A global campaign backed by the world’s leading animal charities is calling for an end to the long distance transport of live animals for slaughter.  The Handle with Care coalition has released shocking new undercover film footage of the global traffic in live animals and is calling on governments worldwide to bring an end to this trade.   

The coalition includes all the leading UK-based animal welfare charities: the World Society for the Protection of Animals, Compassion in World Farming, the RSPCA and the International League for the Protection of Horses.

The film shows how farm animals are being routinely shipped around the world in overcrowded and filthy conditions, on journeys that can take several weeks. Every day thousands of cattle, sheep and pigs die en route from disease, hunger and stress.  

World Society for the Protection of Animals (WSPA) Campaigns Director Leah Garcés said: “British people are growing increasingly concerned with the way animals are treated and I am sure they will be horrified by the cruelty and suffering that can clearly be seen in this new undercover film.”

“We were determined to show people the truth of this hidden and brutal traffic in animals – if you see it for yourself – you just know it must be stopped.”

In Europe thousands of horses suffer in crowded conditions on illegal journeys of up to 36 hours from Spain to Italy to be slaughtered for meat.

Compassion in World Farming Chief Executive Philip Lymbery said: “The cruelty these animals endure is completely unacceptable in the 21st century. This trade is one in which millions of animals suffer cruel and unnecessary journeys each year.  It must stop.”

Speaking on behalf of the International League for the Protection of Horses, Jo White said: “Long distance transport for slaughter is the biggest single abuse of horses in Europe, with around 100,000 involved in the trade.  The ILPH is committed to ending this unnecessary suffering and with the review of EU legislation next year, urges the public to demonstrate its objection to this inhumane trade as a matter or urgency.”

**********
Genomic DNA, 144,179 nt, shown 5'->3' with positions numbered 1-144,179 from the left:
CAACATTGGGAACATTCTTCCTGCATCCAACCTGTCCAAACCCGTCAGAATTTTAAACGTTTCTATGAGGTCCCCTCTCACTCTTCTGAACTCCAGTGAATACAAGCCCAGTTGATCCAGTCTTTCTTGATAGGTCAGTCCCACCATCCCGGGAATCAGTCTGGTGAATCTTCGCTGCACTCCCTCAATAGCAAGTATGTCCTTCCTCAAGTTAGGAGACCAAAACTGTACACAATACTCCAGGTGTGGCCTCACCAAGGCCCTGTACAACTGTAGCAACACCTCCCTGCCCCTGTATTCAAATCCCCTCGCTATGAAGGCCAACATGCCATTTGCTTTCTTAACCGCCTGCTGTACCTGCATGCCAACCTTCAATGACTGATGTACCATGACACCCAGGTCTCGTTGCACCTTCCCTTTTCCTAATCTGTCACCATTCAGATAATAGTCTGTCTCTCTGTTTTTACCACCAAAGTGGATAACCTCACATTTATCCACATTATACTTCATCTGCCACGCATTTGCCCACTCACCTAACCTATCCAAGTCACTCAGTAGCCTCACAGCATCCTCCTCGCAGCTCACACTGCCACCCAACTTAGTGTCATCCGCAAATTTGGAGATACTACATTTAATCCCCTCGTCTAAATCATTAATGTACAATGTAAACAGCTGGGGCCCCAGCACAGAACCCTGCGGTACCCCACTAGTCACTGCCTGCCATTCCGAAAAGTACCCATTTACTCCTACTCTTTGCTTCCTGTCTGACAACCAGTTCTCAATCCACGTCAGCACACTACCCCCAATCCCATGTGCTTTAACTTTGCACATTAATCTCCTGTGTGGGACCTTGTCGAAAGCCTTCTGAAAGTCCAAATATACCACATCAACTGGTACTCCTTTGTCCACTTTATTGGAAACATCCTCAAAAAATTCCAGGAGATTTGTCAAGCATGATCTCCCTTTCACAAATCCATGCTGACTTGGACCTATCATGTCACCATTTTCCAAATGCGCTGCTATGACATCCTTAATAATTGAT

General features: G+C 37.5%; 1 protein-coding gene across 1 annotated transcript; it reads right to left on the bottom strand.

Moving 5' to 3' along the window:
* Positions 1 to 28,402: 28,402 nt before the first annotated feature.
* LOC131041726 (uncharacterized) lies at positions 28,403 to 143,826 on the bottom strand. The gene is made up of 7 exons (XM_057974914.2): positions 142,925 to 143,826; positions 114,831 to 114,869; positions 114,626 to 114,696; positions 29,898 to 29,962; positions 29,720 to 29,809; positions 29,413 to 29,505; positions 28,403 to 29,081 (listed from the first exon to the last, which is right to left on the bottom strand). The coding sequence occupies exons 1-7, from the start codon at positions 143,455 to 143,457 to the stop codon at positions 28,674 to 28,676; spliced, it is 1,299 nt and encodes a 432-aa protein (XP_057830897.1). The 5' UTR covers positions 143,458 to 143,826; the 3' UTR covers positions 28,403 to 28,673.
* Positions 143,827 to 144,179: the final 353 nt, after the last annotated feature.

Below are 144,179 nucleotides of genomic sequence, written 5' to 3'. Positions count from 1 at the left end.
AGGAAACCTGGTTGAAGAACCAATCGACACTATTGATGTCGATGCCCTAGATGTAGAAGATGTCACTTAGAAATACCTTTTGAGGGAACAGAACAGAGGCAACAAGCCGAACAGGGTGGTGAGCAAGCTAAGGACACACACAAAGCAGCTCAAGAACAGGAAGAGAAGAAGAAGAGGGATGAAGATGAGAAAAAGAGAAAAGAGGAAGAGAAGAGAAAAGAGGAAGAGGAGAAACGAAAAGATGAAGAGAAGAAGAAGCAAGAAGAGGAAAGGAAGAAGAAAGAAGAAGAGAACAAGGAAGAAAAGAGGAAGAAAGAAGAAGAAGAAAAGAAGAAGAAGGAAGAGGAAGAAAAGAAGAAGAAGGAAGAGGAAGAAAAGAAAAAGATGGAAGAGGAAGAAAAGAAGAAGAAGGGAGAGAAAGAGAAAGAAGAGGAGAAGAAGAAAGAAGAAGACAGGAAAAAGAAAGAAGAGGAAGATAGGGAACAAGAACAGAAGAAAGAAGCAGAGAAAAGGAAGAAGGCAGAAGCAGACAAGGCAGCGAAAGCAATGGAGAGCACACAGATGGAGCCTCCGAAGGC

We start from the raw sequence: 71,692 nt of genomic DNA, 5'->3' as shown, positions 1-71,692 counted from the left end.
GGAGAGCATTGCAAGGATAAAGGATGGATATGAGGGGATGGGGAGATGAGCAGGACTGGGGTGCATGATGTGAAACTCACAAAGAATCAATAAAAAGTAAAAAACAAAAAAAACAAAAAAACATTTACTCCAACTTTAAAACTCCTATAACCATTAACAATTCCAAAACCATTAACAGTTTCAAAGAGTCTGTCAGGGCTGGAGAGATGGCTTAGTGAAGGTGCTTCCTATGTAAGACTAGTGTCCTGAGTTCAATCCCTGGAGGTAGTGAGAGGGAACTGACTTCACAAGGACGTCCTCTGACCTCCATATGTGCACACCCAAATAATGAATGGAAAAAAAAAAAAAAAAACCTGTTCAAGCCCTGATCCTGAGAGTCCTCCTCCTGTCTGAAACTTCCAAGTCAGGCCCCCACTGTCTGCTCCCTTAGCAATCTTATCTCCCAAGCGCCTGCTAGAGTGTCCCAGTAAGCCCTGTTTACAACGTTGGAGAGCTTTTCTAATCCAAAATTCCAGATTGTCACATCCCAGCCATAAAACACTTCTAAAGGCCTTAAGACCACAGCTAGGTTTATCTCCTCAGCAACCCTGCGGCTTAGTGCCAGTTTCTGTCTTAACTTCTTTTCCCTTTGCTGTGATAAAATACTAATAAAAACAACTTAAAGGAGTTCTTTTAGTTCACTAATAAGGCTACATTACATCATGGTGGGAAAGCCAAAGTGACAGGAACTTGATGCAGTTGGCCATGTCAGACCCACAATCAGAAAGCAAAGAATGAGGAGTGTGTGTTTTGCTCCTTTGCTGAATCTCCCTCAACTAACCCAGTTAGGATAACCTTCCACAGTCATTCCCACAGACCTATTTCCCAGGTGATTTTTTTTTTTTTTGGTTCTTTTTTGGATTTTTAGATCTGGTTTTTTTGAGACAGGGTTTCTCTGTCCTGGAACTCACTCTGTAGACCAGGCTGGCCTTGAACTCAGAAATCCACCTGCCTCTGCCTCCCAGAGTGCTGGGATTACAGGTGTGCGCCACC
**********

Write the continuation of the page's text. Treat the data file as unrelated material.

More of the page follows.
RSPCA spokesman David Bowles said:  "The long distance transport of animals is an emotive issue and one that people care passionately about. The RSPCA is urging everyone to support this campaign so that we can stop this cruel and unnecessary trade."

The transport of chilled and frozen meat has been going on for more than 125 years, yet millions of cattle, pigs, horses, sheep and other animals still suffer and thousands die while being transported unnecessarily long distances each year - just to be slaughtered on arrival.

The coalition urges people to see the evidence at handlewithcare.tv and add their name to a letter of protest which calls on governments to stop the cruel and unnecessary long distance transport of animals for slaughter.  I urge you to watch the film, although much of the footage is too shocking to watch; animals beaten, kicked, dragged by the legs and even thrown off the side of lorries, nothing will change until we take action. 

It is barbaric that in the 21st century animals are being treated this way.  Some of the more hellish routes are sheep being transported from Australia to the Middle East, cattle from Brazil to Lebanon, horses from Spain to Italy and pigs from Canada to Hawaii.  If we are going to eat meat animals should be slaughtered close to where they are reared and the meat refrigerated and then transported.